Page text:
Author and curator Ian Collins introduces the work of John Craxton, on display at The Salisbury Museum, 30 January – 7 May 2016.
John Craxton (1922-2009) was one of the most interesting and individual British artists of the 20th century. His life story, starting with wanderings on Cranborne Chase, was as colourful as his later pictures of the light, life and landscapes of Greece.
Born in London into a large, musical and bohemian family, Craxton’s nomadic habit began early – staying lengthily with relatives and family friends and briefly at school after school until being pronounced unteachable.
From an early age Craxton lodged with an artist uncle and aunt, Cecil and Amy Waller, in an ancient cottage near Farnham, a short walk from the Pitt Rivers Museum where he educated himself in art history and archaeology while revelling in untamed Dorset.
At 14 he saw Picasso’s Guernica in Paris with the paint still wet, and at 16 he was drawing in the French capital until forced home by looming war. Rejected for military service, he drew his first masterpiece at 19 – heralding a long series of haunted paintings and drawings which were studies in entrapment. A procession of solitary figures in menaced landscapes were all emblematic portraits of the artist himself.
Mentored by Graham Sutherland, and enjoying a close friendship with Lucian Freud, Craxton won youthful fame with pictures hailed as highlights of the Neo-Romantic movement (a label the artist hated).
He had great charm and luck. In the week that the Craxton family home was blitzed, his textile designer friend EQ Nicholson was moving into Alderholt mill house, on the Dorset-Wiltshire border. Craxton moved in too, with surrounding scenery to be reflected in many of his war-time pictures.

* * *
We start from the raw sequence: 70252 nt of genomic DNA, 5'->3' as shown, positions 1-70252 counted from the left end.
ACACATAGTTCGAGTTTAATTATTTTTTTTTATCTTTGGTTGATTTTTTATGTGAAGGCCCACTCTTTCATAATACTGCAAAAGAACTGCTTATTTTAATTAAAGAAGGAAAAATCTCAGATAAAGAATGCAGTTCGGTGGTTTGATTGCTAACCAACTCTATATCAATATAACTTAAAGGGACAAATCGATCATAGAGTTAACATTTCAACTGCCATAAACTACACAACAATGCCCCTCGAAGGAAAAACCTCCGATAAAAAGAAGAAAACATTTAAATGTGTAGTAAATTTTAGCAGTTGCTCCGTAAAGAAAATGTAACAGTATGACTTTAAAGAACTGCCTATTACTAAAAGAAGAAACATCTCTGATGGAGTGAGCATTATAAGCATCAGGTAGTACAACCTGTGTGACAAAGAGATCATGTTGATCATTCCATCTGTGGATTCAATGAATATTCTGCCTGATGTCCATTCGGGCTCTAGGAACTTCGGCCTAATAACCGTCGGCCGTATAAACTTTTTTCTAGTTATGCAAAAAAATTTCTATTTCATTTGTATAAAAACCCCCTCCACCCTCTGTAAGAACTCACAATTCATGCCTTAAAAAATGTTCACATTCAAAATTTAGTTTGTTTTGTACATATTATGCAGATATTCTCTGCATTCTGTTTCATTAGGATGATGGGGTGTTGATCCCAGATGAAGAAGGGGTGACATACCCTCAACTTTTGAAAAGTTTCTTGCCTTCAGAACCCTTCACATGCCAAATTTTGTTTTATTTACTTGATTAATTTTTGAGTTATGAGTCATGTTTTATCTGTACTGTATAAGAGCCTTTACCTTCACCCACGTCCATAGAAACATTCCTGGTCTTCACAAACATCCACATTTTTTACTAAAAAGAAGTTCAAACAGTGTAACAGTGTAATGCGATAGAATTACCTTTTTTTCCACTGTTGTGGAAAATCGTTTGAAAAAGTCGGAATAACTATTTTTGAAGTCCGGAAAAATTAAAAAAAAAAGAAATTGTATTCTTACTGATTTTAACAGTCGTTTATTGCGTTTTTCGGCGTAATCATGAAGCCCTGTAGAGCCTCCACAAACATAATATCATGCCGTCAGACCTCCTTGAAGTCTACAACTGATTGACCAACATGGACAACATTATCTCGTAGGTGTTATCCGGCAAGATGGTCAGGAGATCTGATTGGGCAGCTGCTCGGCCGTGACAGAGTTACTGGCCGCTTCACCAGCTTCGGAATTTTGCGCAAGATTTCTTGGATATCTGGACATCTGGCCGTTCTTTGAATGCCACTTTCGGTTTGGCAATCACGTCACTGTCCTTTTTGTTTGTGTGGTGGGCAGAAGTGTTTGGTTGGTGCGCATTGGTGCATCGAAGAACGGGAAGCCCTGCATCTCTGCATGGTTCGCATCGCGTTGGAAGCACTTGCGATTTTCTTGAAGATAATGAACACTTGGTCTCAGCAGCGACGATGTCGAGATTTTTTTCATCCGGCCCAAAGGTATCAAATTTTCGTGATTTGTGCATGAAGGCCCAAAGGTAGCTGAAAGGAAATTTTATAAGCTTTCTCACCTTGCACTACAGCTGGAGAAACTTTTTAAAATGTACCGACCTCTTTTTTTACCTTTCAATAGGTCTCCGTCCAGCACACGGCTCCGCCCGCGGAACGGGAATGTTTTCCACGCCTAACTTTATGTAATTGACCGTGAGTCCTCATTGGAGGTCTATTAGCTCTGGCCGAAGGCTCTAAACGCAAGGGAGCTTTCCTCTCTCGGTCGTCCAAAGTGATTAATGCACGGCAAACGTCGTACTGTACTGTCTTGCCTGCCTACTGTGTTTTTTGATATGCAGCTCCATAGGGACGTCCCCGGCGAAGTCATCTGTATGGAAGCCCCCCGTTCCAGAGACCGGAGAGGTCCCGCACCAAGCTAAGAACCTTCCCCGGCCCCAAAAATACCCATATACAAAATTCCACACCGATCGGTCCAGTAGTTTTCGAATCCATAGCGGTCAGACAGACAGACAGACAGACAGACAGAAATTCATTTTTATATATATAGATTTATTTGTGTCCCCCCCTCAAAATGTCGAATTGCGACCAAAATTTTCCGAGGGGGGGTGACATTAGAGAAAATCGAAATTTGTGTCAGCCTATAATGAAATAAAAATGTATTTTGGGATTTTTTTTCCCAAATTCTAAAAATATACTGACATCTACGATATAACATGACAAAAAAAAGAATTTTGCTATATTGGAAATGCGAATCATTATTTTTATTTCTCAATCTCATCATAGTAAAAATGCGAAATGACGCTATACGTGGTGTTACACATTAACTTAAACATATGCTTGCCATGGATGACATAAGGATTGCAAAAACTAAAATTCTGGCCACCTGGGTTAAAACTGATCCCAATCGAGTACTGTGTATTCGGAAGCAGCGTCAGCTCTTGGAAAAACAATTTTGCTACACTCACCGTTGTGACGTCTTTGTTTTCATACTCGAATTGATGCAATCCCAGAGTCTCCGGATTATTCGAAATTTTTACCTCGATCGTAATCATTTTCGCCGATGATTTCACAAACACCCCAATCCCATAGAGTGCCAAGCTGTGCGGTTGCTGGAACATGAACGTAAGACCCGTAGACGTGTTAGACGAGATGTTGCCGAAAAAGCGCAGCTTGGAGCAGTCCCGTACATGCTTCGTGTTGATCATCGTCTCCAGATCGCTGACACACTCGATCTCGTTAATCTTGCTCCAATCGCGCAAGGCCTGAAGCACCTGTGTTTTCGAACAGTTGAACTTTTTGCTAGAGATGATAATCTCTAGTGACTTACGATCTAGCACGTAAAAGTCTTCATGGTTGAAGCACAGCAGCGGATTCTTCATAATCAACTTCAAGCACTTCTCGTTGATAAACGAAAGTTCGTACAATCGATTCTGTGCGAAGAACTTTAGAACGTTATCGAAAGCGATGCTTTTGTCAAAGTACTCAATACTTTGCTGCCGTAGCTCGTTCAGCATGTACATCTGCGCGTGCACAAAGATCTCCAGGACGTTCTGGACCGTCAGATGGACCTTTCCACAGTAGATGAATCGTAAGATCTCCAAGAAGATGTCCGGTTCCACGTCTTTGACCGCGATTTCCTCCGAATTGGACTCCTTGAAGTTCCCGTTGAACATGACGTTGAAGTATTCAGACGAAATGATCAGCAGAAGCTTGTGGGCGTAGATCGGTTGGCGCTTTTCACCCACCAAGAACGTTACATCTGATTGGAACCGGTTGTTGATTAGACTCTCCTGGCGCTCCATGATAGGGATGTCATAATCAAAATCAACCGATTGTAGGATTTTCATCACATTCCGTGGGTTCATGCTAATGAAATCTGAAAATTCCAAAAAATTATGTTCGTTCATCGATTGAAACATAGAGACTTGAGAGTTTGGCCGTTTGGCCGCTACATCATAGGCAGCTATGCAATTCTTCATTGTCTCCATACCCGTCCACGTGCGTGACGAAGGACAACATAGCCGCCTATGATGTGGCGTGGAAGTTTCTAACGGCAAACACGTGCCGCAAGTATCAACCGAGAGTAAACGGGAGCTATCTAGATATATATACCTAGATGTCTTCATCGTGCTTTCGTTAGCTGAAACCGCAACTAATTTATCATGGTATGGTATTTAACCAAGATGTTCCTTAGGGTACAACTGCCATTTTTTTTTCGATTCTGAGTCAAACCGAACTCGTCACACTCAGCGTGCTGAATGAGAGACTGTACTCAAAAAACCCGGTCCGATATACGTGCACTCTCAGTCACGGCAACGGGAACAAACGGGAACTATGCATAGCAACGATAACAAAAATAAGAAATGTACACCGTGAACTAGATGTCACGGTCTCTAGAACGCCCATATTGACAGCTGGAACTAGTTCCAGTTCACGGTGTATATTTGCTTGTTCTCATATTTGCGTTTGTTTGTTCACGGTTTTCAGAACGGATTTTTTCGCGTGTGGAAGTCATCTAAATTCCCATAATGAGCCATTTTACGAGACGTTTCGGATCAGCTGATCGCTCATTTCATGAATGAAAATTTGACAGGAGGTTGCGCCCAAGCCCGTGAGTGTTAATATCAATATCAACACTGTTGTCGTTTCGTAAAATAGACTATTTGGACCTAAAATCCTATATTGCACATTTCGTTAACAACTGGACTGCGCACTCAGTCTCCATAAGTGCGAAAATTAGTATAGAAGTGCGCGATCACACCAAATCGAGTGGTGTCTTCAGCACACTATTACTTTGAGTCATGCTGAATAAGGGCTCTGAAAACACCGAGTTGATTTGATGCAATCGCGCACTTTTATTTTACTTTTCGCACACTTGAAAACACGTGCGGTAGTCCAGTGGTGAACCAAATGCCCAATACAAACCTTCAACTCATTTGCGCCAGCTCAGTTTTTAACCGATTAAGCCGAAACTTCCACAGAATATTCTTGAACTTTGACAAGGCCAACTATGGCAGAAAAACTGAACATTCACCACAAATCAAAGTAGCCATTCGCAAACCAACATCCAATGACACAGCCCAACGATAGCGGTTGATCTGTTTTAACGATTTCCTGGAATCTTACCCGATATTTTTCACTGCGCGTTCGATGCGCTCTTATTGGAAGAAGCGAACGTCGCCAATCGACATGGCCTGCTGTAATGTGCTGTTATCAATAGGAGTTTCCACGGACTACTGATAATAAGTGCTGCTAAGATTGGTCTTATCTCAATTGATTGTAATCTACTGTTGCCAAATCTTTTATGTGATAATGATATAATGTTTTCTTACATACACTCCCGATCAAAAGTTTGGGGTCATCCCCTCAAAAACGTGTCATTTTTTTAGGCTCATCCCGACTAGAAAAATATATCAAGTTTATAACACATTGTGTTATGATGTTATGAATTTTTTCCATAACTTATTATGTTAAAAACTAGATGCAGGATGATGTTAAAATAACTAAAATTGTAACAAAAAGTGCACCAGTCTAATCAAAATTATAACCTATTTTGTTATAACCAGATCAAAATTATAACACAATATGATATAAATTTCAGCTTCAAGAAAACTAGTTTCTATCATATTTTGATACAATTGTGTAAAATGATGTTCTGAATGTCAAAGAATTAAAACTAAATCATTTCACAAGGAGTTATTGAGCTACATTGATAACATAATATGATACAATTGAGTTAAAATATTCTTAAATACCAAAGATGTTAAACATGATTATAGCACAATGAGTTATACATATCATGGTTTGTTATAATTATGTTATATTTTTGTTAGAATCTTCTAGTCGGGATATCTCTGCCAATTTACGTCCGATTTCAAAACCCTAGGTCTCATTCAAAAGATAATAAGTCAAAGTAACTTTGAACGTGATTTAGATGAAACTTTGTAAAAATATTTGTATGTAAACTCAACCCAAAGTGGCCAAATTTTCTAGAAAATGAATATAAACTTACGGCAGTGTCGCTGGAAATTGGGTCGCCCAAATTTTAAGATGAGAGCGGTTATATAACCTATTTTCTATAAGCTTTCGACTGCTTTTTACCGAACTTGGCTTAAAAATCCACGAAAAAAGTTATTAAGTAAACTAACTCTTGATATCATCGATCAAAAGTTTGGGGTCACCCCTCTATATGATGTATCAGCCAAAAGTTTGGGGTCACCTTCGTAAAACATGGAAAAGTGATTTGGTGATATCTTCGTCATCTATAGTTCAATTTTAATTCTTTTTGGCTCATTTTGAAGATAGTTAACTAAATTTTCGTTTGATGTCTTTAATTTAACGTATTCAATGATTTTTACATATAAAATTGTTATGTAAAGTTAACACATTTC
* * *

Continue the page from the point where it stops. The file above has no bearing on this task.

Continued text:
In the first post-war summer, of 1945, John and Lucian went to the Scilly Isles as stepping stones to warmer climes. And a year later John Craxton led the partnership to Greece, where, while always travelling widely, he would be based for the rest of his life.
Pictures initially inspired by Samuel Palmer and William Blake, and then by Picasso and Miró, finally owed more and more to Cretan frescoes and Byzantine mosaics as Craxton developed a linear colour language all his own. His singular art evolved from dark to light and from disquiet to joy.
But to the end he visited Cranborne Chase – with late elegiac paintings and drawings of dead elms which seemed to come full circle with his war-time pictures of six decades earlier.
Ian Collins, John Craxton’s biographer and executor, has curated a changing, two-part exhibition charting the artist’s journey from Cranborne Chase to Crete. The exhibition opened at Dorset County Museum from 28 March to 19 September 2015, and is on display at The Salisbury Museum from 30 January – 7 May 2016.
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